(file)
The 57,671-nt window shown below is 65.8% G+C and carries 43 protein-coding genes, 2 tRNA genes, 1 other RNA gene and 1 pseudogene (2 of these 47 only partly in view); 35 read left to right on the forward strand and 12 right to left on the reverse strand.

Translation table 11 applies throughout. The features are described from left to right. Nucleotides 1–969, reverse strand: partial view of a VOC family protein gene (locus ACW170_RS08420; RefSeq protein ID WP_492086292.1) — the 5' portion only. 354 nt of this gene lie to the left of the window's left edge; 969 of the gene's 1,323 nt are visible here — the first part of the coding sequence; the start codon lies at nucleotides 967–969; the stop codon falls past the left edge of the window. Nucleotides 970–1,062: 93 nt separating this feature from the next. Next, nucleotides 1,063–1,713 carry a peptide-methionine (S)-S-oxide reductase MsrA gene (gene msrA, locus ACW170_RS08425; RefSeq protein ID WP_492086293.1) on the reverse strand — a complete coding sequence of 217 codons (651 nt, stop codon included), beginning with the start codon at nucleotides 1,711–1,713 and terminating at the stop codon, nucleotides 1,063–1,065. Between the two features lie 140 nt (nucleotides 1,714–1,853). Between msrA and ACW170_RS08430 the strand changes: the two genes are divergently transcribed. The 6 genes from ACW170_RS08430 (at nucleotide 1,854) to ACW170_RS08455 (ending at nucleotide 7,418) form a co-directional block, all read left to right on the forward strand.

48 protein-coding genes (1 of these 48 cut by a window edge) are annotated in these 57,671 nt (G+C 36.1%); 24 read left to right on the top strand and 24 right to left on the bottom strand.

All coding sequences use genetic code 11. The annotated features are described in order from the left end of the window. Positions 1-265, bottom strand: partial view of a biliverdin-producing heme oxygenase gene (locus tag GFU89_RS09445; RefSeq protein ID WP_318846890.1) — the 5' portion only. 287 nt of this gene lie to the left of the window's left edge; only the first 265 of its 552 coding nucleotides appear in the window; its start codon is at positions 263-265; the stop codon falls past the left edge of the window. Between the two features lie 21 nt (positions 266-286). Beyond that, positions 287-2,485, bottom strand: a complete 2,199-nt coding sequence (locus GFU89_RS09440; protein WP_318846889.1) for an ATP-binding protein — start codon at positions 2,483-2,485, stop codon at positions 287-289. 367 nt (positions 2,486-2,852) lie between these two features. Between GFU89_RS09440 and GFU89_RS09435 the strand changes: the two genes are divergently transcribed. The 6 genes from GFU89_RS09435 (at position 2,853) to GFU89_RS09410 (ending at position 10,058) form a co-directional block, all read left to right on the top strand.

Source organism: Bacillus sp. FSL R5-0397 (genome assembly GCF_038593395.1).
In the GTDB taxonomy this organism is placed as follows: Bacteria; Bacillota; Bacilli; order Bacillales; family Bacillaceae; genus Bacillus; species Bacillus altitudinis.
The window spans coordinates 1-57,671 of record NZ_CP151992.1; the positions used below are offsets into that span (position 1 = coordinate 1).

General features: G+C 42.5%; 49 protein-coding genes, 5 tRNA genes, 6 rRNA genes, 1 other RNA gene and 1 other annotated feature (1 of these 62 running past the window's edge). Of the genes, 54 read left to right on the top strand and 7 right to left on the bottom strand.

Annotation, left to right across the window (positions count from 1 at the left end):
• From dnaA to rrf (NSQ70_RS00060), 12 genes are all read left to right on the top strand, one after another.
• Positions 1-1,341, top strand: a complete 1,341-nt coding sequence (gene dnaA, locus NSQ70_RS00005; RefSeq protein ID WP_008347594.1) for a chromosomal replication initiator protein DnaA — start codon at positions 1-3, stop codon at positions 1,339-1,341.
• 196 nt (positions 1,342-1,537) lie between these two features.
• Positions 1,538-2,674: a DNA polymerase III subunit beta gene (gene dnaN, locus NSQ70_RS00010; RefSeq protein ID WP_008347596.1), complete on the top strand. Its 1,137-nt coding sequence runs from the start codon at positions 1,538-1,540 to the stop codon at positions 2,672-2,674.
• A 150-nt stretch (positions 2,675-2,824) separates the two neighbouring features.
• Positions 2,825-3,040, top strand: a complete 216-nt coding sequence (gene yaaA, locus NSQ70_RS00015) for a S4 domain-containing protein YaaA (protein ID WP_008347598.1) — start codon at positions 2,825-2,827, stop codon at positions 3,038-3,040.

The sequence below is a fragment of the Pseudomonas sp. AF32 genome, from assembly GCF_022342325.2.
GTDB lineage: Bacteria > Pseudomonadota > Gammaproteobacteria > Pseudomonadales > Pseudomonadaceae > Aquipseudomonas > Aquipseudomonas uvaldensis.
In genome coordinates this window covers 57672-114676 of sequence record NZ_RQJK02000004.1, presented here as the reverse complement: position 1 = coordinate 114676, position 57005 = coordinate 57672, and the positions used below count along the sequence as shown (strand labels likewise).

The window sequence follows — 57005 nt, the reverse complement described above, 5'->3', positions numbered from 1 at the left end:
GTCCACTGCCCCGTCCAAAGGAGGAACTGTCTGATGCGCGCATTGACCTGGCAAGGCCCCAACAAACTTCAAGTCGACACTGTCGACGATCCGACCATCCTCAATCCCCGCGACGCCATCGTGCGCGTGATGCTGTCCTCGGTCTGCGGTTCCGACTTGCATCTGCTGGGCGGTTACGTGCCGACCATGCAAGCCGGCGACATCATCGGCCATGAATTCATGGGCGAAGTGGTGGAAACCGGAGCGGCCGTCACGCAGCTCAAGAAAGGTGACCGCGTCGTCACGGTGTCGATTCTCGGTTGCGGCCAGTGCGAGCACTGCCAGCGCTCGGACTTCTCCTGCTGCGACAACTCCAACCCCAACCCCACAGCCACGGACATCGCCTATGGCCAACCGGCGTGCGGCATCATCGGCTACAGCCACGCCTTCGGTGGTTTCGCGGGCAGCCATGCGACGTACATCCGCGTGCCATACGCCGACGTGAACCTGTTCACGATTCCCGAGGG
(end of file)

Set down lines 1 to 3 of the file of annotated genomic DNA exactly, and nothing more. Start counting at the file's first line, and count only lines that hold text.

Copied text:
The 57,671-nt window shown below is 65.8% G+C and carries 43 protein-coding genes, 2 tRNA genes, 1 other RNA gene and 1 pseudogene (2 of these 47 only partly in view); 35 read left to right on the forward strand and 12 right to left on the reverse strand.

Translation table 11 applies throughout. The features are described from left to right. Nucleotides 1–969, reverse strand: partial view of a VOC family protein gene (locus ACW170_RS08420; RefSeq protein ID WP_492086292.1) — the 5' portion only. 354 nt of this gene lie to the left of the window's left edge; 969 of the gene's 1,323 nt are visible here — the first part of the coding sequence; the start codon lies at nucleotides 967–969; the stop codon falls past the left edge of the window. Nucleotides 970–1,062: 93 nt separating this feature from the next. Next, nucleotides 1,063–1,713 carry a peptide-methionine (S)-S-oxide reductase MsrA gene (gene msrA, locus ACW170_RS08425; RefSeq protein ID WP_492086293.1) on the reverse strand — a complete coding sequence of 217 codons (651 nt, stop codon included), beginning with the start codon at nucleotides 1,711–1,713 and terminating at the stop codon, nucleotides 1,063–1,065. Between the two features lie 140 nt (nucleotides 1,714–1,853). Between msrA and ACW170_RS08430 the strand changes: the two genes are divergently transcribed. The 6 genes from ACW170_RS08430 (at nucleotide 1,854) to ACW170_RS08455 (ending at nucleotide 7,418) form a co-directional block, all read left to right on the forward strand.

48 protein-coding genes (1 of these 48 cut by a window edge) are annotated in these 57,671 nt (G+C 36.1%); 24 read left to right on the top strand and 24 right to left on the bottom strand.